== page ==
Where do the San Francisco Giants stand in the greater scheme of things, when it comes to competing for a postseason slot during the 2015 season? It depends on whether the goal is the division title or a wild card spot, because many believe that there will only be one team from the National League West in the playoffs, so the main objective had better be to capture the flag.
Why would there be only one team from the NL West in the playoffs? Whereas examining preseason polls needs to be done with a clear degree of skepticism, the opening rankings have the Los Angeles Dodgers at number four, but then do not feature another Wild, Wild West team until number seventeen, the San Francisco Giants, followed immediately by the San Diego Padres at number eighteen.
In his infinite wisdom, Joel Reuter has ranked the New York Mets sixteenth, Milwaukee Brewers fourteenth, Chicago Cubs twelfth, Pittsburgh Pirates tenth, Miami Marlins sixth, Los Angeles Dodgers fourth, Washington Nationals third and the St. Louis Cardinals first.
Again, preseason polls mean very little to most Giants fans because these folks are accustomed to seeing the Orange and Black disrespected-it would appear to come with the territory.
A challenge is one thing, the impossible dream quite another.
Nonetheless, there are eight National League teams rated higher than the Giants, which suggests that if San Francisco does not win the NL West outright, it will be extraordinarily challenging to weasel its way past a passel of potential roadblocks.
In order to garner a win/loss record that surpasses at least four of the eight teams ahead of them in the poll (three division winners and the other wild card team means four of the eight probably already have reservations), San Francisco would have to once again exceed expectations.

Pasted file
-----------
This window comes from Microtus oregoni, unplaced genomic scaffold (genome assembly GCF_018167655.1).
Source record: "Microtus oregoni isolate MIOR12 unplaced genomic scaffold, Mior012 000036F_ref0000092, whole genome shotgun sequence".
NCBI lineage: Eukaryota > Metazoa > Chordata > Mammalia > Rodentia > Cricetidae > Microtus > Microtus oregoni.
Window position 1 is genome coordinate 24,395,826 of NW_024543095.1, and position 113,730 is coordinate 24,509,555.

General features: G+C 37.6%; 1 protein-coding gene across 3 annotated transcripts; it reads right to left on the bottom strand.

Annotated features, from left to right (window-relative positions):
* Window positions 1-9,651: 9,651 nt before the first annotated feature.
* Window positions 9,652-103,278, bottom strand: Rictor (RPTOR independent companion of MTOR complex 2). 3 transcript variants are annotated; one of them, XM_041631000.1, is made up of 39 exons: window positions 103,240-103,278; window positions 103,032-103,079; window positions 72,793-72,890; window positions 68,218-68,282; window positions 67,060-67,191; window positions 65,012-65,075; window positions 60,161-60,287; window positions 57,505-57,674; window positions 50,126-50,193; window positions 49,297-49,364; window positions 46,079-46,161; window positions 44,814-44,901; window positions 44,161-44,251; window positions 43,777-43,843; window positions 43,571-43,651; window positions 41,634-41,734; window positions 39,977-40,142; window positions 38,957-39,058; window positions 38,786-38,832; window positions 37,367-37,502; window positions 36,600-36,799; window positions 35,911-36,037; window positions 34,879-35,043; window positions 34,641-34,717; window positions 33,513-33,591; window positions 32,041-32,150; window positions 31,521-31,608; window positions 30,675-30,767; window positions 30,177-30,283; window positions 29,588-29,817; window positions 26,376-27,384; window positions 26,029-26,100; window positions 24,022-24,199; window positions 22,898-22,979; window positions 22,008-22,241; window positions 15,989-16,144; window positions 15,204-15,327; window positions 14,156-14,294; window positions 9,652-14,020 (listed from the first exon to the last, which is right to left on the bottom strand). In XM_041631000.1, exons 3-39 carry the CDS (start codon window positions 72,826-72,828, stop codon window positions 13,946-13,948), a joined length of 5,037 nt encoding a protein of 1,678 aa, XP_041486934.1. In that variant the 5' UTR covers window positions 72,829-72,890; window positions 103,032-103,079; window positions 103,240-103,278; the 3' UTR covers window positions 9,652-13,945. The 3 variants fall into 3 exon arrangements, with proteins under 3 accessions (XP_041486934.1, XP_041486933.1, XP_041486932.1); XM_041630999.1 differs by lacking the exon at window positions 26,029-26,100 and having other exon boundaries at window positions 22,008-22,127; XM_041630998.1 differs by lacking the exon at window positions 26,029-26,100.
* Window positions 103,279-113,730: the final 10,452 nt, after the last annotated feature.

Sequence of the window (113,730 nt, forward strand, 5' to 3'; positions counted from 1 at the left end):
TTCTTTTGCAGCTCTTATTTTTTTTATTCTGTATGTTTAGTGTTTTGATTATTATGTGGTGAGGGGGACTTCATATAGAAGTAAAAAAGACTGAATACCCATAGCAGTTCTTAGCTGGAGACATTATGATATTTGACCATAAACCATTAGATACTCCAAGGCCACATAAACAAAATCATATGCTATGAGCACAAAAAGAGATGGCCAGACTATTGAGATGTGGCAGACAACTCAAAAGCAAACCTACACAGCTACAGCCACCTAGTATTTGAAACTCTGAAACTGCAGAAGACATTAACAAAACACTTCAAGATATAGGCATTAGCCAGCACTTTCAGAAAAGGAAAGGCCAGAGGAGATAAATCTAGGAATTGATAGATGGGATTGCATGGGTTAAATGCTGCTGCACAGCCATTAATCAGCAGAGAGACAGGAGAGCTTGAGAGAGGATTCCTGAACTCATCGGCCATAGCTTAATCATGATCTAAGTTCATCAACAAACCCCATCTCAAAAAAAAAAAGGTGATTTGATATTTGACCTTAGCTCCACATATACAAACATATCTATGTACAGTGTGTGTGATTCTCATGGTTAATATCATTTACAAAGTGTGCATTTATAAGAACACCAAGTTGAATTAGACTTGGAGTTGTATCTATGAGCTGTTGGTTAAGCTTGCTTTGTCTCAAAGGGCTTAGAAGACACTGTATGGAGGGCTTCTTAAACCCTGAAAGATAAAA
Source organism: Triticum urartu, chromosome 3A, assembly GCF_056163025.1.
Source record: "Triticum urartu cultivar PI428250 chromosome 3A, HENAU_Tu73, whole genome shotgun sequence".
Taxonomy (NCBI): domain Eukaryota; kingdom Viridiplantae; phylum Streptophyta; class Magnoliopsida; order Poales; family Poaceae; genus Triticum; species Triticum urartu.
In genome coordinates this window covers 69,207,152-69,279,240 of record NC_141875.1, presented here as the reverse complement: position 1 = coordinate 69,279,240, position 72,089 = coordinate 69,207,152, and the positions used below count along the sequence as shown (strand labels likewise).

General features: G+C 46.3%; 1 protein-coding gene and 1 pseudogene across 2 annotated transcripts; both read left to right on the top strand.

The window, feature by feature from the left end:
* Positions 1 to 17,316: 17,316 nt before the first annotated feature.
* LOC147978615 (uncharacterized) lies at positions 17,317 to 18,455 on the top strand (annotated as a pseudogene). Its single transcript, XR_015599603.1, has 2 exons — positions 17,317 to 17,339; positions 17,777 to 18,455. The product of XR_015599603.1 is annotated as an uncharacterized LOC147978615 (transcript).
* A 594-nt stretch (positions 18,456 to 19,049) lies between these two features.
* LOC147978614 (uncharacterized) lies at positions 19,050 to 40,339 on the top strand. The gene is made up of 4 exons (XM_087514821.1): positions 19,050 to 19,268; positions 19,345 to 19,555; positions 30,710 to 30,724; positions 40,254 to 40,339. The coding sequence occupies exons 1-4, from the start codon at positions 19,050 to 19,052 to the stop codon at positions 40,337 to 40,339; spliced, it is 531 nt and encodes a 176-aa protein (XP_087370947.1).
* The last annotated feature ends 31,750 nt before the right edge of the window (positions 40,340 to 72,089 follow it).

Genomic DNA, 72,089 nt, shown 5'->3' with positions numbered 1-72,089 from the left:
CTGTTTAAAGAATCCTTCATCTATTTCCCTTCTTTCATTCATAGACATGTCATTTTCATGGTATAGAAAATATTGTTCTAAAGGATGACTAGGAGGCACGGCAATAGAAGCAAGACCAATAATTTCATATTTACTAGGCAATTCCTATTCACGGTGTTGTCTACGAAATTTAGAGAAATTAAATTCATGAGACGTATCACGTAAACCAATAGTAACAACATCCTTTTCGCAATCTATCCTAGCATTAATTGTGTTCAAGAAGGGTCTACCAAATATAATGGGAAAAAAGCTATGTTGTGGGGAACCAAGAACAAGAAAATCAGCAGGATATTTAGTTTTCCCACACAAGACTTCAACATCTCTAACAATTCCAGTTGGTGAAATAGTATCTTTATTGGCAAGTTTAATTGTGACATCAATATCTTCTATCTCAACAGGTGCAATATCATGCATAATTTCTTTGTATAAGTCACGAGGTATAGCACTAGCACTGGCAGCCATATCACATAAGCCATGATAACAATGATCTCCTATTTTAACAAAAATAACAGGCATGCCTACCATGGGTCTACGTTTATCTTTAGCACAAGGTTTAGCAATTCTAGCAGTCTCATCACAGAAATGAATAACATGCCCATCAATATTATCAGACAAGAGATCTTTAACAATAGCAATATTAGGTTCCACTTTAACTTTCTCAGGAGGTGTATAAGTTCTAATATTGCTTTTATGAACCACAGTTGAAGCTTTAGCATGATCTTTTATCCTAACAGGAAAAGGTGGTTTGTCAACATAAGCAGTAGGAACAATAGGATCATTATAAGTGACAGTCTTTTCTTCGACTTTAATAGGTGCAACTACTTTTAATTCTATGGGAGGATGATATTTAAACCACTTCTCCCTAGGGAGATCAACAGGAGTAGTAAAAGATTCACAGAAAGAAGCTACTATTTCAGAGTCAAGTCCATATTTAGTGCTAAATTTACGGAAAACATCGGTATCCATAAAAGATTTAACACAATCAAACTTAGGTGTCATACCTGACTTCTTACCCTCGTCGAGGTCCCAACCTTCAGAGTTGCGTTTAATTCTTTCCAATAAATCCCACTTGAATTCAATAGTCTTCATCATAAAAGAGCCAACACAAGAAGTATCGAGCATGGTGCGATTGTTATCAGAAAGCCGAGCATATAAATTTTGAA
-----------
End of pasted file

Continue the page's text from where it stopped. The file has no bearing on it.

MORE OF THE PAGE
Instead of competing against the rest of the league, Brian Sabean would be better off pitting everything against the Dodgers and going for all the marbles to ensure that the Giants first of all succeed in netting a slot in the playoffs, and secondly avoid the potential calamity that is so indelibly affixed to a one-game showdown.
Oct 7, 2014; San Francisco, CA, USA; San Francisco Giants third baseman Pablo Sandoval reacts after popping out with the bases loaded in the fifth inning against the Washington Nationals during game four of the 2014 NLDS baseball playoff game at AT&T Park. Mandatory Credit: Kyle Terada-USA TODAY Sports
You say Brian Sabean has done everything in his power to sign Pablo Sandoval? And Sabes went after Jon Lester with bells, whistles and a committee of fellow Southerners to lure Lester to AT&T Park, and it still didn’t work? And now he has said that Max Scherzer and James Shields are out of the picture?
How are the Giants supposed to surmount improbable odds to snag a playoff spot if their GM is sleeping at the switch? He must be at least dozing, right? Giants fans heard about every detail of the negotiations from both the Panda’s camp and that of Lester; does that seem like “business as usual” to you?
Never were the details so readily available and at least from Sandoval’s side, so tantalizingly juicy. What disrespect was Pablo’s brother talking about, and why would the Panda jump ship from an apparent drunkard’s dream, his seemingly impenetrable bubble of fan favoritism protecting him from the harsh reality of criticism in San Francisco, to the cold reality of Boston?